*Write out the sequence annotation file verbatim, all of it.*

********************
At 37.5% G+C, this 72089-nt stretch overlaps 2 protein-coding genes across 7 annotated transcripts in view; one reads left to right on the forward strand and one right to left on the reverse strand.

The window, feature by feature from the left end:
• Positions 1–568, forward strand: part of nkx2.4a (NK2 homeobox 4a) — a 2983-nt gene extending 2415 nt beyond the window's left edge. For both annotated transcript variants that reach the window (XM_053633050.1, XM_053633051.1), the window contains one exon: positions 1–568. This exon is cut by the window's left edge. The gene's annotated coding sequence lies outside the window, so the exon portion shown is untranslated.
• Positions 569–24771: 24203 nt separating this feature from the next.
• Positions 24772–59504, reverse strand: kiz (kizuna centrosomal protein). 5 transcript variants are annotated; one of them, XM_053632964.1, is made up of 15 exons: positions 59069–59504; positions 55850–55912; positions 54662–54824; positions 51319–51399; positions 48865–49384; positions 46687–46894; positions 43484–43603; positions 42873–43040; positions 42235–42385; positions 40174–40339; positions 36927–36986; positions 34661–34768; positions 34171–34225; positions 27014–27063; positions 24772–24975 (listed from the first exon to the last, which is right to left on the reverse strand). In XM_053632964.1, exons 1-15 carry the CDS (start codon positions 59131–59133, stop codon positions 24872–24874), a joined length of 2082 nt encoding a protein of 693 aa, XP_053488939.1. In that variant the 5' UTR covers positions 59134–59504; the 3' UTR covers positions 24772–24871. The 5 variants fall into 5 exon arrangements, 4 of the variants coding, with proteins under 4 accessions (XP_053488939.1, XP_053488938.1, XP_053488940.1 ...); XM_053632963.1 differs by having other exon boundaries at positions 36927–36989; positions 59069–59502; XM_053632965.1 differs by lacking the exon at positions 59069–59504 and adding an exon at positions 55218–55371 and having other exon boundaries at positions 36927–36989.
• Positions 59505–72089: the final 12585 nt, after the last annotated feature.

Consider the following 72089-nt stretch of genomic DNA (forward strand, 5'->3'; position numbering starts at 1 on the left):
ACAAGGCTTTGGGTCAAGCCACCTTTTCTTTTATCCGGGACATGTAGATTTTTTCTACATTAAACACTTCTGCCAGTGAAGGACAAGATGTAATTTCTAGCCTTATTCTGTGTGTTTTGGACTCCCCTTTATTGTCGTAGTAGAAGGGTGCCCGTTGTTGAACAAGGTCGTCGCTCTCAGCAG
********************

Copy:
At 37.5% G+C, this 72089-nt stretch overlaps 2 protein-coding genes across 7 annotated transcripts in view; one reads left to right on the forward strand and one right to left on the reverse strand.

The window, feature by feature from the left end:
• Positions 1–568, forward strand: part of nkx2.4a (NK2 homeobox 4a) — a 2983-nt gene extending 2415 nt beyond the window's left edge. For both annotated transcript variants that reach the window (XM_053633050.1, XM_053633051.1), the window contains one exon: positions 1–568. This exon is cut by the window's left edge. The gene's annotated coding sequence lies outside the window, so the exon portion shown is untranslated.
• Positions 569–24771: 24203 nt separating this feature from the next.
• Positions 24772–59504, reverse strand: kiz (kizuna centrosomal protein). 5 transcript variants are annotated; one of them, XM_053632964.1, is made up of 15 exons: positions 59069–59504; positions 55850–55912; positions 54662–54824; positions 51319–51399; positions 48865–49384; positions 46687–46894; positions 43484–43603; positions 42873–43040; positions 42235–42385; positions 40174–40339; positions 36927–36986; positions 34661–34768; positions 34171–34225; positions 27014–27063; positions 24772–24975 (listed from the first exon to the last, which is right to left on the reverse strand). In XM_053632964.1, exons 1-15 carry the CDS (start codon positions 59131–59133, stop codon positions 24872–24874), a joined length of 2082 nt encoding a protein of 693 aa, XP_053488939.1. In that variant the 5' UTR covers positions 59134–59504; the 3' UTR covers positions 24772–24871. The 5 variants fall into 5 exon arrangements, 4 of the variants coding, with proteins under 4 accessions (XP_053488939.1, XP_053488938.1, XP_053488940.1 ...); XM_053632963.1 differs by having other exon boundaries at positions 36927–36989; positions 59069–59502; XM_053632965.1 differs by lacking the exon at positions 59069–59504 and adding an exon at positions 55218–55371 and having other exon boundaries at positions 36927–36989.
• Positions 59505–72089: the final 12585 nt, after the last annotated feature.

Consider the following 72089-nt stretch of genomic DNA (forward strand, 5'->3'; position numbering starts at 1 on the left):
ACAAGGCTTTGGGTCAAGCCACCTTTTCTTTTATCCGGGACATGTAGATTTTTTCTACATTAAACACTTCTGCCAGTGAAGGACAAGATGTAATTTCTAGCCTTATTCTGTGTGTTTTGGACTCCCCTTTATTGTCGTAGTAGAAGGGTGCCCGTTGTTGAACAAGGTCGTCGCTCTCAGCAG